Cape Town

Another beautiful day. Damn.

Theewaterskloof Dam

The woman at reception was apologetic. “I’m afraid there might be some bad weather on the way,” she said, peering out at a distant wisp of cloud.

We understood why she’d said it. Most of the people who stayed at her establishment were tourists from the northern hemisphere. To them, rain is bad weather and sun is good weather. Of course she was going to apologise for the chance of a shower.

The peculiar thing, though, is that it wasn’t just an act put on for sun-seeking Swedes and Canadians. The locals believe it too. Ask most residents of this water-scarce country and they’ll tell you that the total absence of rain is an ideal state of affairs.

At the height of Cape Town’s last heat wave I heard a local deejay announcing that the dust-choked, raw-nerved city could look forward to “another amazing weekend of perfect weather” with temperatures throbbing up past 37 degrees and into the space where people burst into tears mid-conversation.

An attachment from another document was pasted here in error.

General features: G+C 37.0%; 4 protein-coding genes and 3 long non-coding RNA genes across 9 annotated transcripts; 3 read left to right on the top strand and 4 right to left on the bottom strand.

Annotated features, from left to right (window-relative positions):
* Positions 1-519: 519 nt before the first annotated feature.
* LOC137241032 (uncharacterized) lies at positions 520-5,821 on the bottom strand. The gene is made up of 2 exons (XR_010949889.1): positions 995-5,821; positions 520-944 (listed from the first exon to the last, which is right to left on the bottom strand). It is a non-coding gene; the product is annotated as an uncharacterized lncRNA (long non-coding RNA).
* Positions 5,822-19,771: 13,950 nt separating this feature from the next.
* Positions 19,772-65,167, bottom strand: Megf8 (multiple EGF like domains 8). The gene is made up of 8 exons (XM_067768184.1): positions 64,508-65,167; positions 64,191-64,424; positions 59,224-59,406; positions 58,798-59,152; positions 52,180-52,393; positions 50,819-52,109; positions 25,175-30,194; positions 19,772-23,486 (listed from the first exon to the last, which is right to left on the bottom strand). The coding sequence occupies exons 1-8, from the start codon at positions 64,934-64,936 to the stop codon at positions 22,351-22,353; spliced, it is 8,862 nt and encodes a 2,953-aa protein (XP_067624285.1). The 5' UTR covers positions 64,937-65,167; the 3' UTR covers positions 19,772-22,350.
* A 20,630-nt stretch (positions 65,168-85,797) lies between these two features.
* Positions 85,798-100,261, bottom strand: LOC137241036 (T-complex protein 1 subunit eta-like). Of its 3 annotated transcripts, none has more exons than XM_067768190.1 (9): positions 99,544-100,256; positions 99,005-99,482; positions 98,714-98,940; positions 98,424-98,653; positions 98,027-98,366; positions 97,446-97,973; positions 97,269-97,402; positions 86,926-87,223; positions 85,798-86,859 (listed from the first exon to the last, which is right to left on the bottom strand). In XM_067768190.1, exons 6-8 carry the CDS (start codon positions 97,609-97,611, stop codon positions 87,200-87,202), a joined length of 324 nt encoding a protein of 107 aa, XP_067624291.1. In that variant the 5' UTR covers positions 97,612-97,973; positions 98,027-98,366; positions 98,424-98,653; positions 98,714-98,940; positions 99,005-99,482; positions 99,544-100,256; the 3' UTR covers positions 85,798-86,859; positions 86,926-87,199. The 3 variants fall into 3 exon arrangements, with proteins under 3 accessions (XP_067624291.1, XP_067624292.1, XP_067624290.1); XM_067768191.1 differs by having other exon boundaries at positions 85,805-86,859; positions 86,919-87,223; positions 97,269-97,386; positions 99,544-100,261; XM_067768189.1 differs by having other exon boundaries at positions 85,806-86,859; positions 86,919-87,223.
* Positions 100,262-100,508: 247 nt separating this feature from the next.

Yesterday, as I read that the city has eight weeks of water left, I heard someone sighing about how beautiful the weekend had been. He talked of windless warmth, a sky of the most perfect blue. The sea had been warm enough to swim in. Bliss!

What he was describing was, of course, a catastrophe; the preamble to Googling, “How to boil your own urine so that it is OK to drink”; but he could not see it as anything but aesthetic perfection.

It’s not our fault. Our colonial programming runs incredibly deep and a large part of that software is dedicated to an unbreakable attachment to the picturesque and the belief that scenery that was agreeable to British people in the 1700s is agreeable to us. And so we go out into the glare of this monstrous autumnal summer with its cruelly empty skies, peeling sweaty shirts off our backs, watching the dams drop and drop and drop, and admire the “good weather” and take photographs of yet another barren sunrise.